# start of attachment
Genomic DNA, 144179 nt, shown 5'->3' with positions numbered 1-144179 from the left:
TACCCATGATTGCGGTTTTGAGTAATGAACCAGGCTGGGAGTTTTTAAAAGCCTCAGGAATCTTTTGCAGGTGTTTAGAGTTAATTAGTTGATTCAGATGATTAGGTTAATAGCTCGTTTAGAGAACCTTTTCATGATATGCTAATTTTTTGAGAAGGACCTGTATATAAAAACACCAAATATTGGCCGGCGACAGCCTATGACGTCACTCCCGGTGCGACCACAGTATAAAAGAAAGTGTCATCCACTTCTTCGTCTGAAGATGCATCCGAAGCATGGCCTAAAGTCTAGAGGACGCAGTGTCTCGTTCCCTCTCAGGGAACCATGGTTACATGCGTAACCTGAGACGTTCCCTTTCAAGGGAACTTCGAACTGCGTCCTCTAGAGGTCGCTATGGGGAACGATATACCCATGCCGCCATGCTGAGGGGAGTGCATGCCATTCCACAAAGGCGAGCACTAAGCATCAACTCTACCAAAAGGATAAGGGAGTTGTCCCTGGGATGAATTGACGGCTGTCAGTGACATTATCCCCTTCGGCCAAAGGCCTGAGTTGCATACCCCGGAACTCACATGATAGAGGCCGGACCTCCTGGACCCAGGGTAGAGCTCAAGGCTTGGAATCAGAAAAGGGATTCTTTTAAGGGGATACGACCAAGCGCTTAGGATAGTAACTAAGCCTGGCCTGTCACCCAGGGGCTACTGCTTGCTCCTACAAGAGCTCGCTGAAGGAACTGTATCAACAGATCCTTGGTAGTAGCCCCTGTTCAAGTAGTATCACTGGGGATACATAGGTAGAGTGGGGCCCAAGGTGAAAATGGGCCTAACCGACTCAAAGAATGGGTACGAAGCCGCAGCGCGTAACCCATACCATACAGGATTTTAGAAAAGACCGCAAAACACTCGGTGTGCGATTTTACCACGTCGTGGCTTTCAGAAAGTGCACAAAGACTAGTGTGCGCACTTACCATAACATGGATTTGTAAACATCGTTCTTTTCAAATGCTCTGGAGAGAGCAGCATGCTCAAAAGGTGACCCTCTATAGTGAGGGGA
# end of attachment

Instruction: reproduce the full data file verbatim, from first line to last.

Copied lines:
Genomic DNA, 144179 nt, shown 5'->3' with positions numbered 1-144179 from the left:
TACCCATGATTGCGGTTTTGAGTAATGAACCAGGCTGGGAGTTTTTAAAAGCCTCAGGAATCTTTTGCAGGTGTTTAGAGTTAATTAGTTGATTCAGATGATTAGGTTAATAGCTCGTTTAGAGAACCTTTTCATGATATGCTAATTTTTTGAGAAGGACCTGTATATAAAAACACCAAATATTGGCCGGCGACAGCCTATGACGTCACTCCCGGTGCGACCACAGTATAAAAGAAAGTGTCATCCACTTCTTCGTCTGAAGATGCATCCGAAGCATGGCCTAAAGTCTAGAGGACGCAGTGTCTCGTTCCCTCTCAGGGAACCATGGTTACATGCGTAACCTGAGACGTTCCCTTTCAAGGGAACTTCGAACTGCGTCCTCTAGAGGTCGCTATGGGGAACGATATACCCATGCCGCCATGCTGAGGGGAGTGCATGCCATTCCACAAAGGCGAGCACTAAGCATCAACTCTACCAAAAGGATAAGGGAGTTGTCCCTGGGATGAATTGACGGCTGTCAGTGACATTATCCCCTTCGGCCAAAGGCCTGAGTTGCATACCCCGGAACTCACATGATAGAGGCCGGACCTCCTGGACCCAGGGTAGAGCTCAAGGCTTGGAATCAGAAAAGGGATTCTTTTAAGGGGATACGACCAAGCGCTTAGGATAGTAACTAAGCCTGGCCTGTCACCCAGGGGCTACTGCTTGCTCCTACAAGAGCTCGCTGAAGGAACTGTATCAACAGATCCTTGGTAGTAGCCCCTGTTCAAGTAGTATCACTGGGGATACATAGGTAGAGTGGGGCCCAAGGTGAAAATGGGCCTAACCGACTCAAAGAATGGGTACGAAGCCGCAGCGCGTAACCCATACCATACAGGATTTTAGAAAAGACCGCAAAACACTCGGTGTGCGATTTTACCACGTCGTGGCTTTCAGAAAGTGCACAAAGACTAGTGTGCGCACTTACCATAACATGGATTTGTAAACATCGTTCTTTTCAAATGCTCTGGAGAGAGCAGCATGCTCAAAAGGTGACCCTCTATAGTGAGGGGA